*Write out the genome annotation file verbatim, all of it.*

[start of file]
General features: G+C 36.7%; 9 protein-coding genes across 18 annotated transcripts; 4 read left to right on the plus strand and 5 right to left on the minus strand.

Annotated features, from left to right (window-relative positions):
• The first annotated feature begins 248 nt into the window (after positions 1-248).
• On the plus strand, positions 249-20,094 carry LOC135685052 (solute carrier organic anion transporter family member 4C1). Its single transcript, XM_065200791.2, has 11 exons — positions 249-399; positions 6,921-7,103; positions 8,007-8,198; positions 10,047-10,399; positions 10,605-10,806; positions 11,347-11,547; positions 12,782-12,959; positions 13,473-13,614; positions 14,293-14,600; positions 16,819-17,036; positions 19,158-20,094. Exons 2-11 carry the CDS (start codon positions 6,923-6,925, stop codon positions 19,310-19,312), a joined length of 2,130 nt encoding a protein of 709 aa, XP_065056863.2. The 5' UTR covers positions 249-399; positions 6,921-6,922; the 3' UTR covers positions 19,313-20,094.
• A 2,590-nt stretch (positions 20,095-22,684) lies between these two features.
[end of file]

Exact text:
General features: G+C 36.7%; 9 protein-coding genes across 18 annotated transcripts; 4 read left to right on the plus strand and 5 right to left on the minus strand.

Annotated features, from left to right (window-relative positions):
• The first annotated feature begins 248 nt into the window (after positions 1-248).
• On the plus strand, positions 249-20,094 carry LOC135685052 (solute carrier organic anion transporter family member 4C1). Its single transcript, XM_065200791.2, has 11 exons — positions 249-399; positions 6,921-7,103; positions 8,007-8,198; positions 10,047-10,399; positions 10,605-10,806; positions 11,347-11,547; positions 12,782-12,959; positions 13,473-13,614; positions 14,293-14,600; positions 16,819-17,036; positions 19,158-20,094. Exons 2-11 carry the CDS (start codon positions 6,923-6,925, stop codon positions 19,310-19,312), a joined length of 2,130 nt encoding a protein of 709 aa, XP_065056863.2. The 5' UTR covers positions 249-399; positions 6,921-6,922; the 3' UTR covers positions 19,313-20,094.
• A 2,590-nt stretch (positions 20,095-22,684) lies between these two features.